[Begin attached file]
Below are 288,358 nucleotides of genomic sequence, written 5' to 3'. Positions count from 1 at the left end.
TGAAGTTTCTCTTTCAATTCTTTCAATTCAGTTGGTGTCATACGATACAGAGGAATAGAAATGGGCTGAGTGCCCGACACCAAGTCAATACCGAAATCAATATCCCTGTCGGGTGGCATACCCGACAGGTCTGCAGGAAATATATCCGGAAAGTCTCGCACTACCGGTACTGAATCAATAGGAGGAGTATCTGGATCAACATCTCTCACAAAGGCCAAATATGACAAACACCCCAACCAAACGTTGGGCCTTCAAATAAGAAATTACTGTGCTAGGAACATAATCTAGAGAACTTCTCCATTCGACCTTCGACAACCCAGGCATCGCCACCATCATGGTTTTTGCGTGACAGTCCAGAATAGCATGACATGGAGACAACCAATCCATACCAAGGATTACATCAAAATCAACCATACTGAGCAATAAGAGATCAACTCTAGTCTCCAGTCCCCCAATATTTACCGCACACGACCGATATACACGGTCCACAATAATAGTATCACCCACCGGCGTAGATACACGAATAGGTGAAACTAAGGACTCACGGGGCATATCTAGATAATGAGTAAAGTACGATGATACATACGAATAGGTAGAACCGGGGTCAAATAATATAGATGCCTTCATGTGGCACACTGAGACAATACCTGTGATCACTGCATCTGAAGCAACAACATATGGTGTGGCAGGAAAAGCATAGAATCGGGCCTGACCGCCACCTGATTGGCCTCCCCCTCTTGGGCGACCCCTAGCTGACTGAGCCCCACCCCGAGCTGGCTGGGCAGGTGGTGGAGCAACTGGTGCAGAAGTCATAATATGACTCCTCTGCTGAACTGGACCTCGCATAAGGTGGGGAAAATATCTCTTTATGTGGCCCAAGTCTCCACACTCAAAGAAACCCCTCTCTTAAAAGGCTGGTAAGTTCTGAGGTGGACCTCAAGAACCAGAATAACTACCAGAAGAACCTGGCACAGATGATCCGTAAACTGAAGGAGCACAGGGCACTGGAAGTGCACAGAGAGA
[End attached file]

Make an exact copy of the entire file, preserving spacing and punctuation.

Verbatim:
Below are 288,358 nucleotides of genomic sequence, written 5' to 3'. Positions count from 1 at the left end.
TGAAGTTTCTCTTTCAATTCTTTCAATTCAGTTGGTGTCATACGATACAGAGGAATAGAAATGGGCTGAGTGCCCGACACCAAGTCAATACCGAAATCAATATCCCTGTCGGGTGGCATACCCGACAGGTCTGCAGGAAATATATCCGGAAAGTCTCGCACTACCGGTACTGAATCAATAGGAGGAGTATCTGGATCAACATCTCTCACAAAGGCCAAATATGACAAACACCCCAACCAAACGTTGGGCCTTCAAATAAGAAATTACTGTGCTAGGAACATAATCTAGAGAACTTCTCCATTCGACCTTCGACAACCCAGGCATCGCCACCATCATGGTTTTTGCGTGACAGTCCAGAATAGCATGACATGGAGACAACCAATCCATACCAAGGATTACATCAAAATCAACCATACTGAGCAATAAGAGATCAACTCTAGTCTCCAGTCCCCCAATATTTACCGCACACGACCGATATACACGGTCCACAATAATAGTATCACCCACCGGCGTAGATACACGAATAGGTGAAACTAAGGACTCACGGGGCATATCTAGATAATGAGTAAAGTACGATGATACATACGAATAGGTAGAACCGGGGTCAAATAATATAGATGCCTTCATGTGGCACACTGAGACAATACCTGTGATCACTGCATCTGAAGCAACAACATATGGTGTGGCAGGAAAAGCATAGAATCGGGCCTGACCGCCACCTGATTGGCCTCCCCCTCTTGGGCGACCCCTAGCTGACTGAGCCCCACCCCGAGCTGGCTGGGCAGGTGGTGGAGCAACTGGTGCAGAAGTCATAATATGACTCCTCTGCTGAACTGGACCTCGCATAAGGTGGGGAAAATATCTCTTTATGTGGCCCAAGTCTCCACACTCAAAGAAACCCCTCTCTTAAAAGGCTGGTAAGTTCTGAGGTGGACCTCAAGAACCAGAATAACTACCAGAAGAACCTGGCACAGATGATCCGTAAACTGAAGGAGCACAGGGCACTGGAAGTGCACAGAGAGA